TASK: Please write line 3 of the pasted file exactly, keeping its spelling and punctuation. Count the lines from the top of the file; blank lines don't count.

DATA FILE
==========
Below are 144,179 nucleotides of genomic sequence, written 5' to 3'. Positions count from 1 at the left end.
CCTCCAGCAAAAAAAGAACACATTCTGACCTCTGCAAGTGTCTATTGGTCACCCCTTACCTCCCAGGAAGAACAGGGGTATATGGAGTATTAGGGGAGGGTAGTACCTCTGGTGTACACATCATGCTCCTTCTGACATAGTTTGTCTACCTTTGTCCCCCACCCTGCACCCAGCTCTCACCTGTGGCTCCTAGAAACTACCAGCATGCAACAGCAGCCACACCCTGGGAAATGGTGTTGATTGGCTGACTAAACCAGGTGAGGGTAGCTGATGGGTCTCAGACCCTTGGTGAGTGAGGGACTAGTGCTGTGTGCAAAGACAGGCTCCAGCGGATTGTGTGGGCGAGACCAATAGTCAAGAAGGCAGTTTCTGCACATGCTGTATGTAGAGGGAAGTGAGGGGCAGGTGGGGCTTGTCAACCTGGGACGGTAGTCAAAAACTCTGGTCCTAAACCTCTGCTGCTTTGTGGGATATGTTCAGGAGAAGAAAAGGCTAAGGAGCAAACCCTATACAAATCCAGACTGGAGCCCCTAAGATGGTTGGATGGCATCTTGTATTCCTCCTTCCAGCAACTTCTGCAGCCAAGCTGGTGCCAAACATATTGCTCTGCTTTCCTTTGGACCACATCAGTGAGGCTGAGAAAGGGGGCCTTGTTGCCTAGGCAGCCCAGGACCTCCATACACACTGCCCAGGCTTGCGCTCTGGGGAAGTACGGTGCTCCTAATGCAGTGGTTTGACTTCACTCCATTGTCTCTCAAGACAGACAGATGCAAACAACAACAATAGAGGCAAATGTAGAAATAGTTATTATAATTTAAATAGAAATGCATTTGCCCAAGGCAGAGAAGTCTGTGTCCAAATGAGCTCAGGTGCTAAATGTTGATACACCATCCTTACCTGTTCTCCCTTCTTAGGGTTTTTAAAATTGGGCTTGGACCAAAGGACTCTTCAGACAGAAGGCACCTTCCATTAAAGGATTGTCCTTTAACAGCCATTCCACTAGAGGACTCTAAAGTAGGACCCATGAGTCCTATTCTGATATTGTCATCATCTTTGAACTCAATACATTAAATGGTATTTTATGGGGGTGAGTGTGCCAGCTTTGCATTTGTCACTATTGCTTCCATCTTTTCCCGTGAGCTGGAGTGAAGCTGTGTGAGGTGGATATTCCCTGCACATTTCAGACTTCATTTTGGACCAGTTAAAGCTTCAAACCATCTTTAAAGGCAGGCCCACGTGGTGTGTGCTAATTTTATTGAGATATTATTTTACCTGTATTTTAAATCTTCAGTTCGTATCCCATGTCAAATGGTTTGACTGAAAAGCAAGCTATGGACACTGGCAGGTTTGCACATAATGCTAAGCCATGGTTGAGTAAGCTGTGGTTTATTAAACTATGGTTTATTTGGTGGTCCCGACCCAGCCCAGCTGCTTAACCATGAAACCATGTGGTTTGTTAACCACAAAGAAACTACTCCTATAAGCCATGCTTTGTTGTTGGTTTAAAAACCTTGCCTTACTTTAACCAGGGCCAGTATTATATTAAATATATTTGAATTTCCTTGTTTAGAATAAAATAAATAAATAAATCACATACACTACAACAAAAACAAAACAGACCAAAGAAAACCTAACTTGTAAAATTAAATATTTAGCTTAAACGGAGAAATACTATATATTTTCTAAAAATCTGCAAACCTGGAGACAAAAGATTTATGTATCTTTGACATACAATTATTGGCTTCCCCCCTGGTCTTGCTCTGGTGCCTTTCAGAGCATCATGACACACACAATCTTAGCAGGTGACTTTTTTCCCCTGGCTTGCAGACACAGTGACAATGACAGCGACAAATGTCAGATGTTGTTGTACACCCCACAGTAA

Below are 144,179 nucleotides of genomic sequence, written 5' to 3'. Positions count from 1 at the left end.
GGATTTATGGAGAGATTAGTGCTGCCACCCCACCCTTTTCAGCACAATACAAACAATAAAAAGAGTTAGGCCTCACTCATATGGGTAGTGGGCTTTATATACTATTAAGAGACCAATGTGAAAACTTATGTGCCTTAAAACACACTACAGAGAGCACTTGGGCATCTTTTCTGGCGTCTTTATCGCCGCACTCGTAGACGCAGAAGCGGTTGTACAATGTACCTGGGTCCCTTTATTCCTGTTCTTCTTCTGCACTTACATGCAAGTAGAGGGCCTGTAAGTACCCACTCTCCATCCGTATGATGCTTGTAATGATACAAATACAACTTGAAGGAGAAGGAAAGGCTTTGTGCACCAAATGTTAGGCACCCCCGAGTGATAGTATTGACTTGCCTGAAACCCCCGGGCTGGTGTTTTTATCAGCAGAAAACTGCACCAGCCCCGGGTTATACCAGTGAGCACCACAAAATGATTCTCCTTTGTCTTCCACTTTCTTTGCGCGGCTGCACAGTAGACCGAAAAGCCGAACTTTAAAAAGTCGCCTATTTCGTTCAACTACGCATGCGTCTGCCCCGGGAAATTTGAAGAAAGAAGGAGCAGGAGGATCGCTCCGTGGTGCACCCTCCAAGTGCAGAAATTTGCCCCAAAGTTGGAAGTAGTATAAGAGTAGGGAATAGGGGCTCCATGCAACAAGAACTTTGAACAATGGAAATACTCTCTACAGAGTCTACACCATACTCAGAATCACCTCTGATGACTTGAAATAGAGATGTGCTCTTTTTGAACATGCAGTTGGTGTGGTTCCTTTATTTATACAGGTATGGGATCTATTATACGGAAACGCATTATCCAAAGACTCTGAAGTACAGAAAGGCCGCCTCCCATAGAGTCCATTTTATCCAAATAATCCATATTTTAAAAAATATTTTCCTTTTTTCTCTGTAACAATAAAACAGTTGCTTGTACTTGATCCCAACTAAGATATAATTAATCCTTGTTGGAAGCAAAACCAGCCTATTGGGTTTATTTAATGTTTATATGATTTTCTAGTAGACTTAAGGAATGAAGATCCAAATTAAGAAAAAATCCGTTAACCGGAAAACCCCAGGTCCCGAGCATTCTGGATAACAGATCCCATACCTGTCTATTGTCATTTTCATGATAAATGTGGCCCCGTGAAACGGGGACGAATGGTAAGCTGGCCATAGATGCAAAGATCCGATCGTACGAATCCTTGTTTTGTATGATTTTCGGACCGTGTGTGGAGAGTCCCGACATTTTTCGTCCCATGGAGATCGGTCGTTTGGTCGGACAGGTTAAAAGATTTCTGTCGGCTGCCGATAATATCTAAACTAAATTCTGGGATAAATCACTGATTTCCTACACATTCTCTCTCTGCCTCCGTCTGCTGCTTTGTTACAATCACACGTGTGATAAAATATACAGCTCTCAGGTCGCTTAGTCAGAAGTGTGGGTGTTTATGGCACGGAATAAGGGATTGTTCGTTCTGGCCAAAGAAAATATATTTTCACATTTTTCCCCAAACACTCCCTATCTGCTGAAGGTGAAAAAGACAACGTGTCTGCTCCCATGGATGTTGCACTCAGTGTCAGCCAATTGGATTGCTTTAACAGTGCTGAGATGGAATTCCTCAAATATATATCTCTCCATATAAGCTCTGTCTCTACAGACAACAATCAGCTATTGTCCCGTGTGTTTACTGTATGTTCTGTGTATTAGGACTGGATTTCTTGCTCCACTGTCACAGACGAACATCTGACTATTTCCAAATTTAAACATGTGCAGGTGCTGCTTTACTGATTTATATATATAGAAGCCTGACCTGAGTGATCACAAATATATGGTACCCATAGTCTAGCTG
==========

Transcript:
Below are 144,179 nucleotides of genomic sequence, written 5' to 3'. Positions count from 1 at the left end.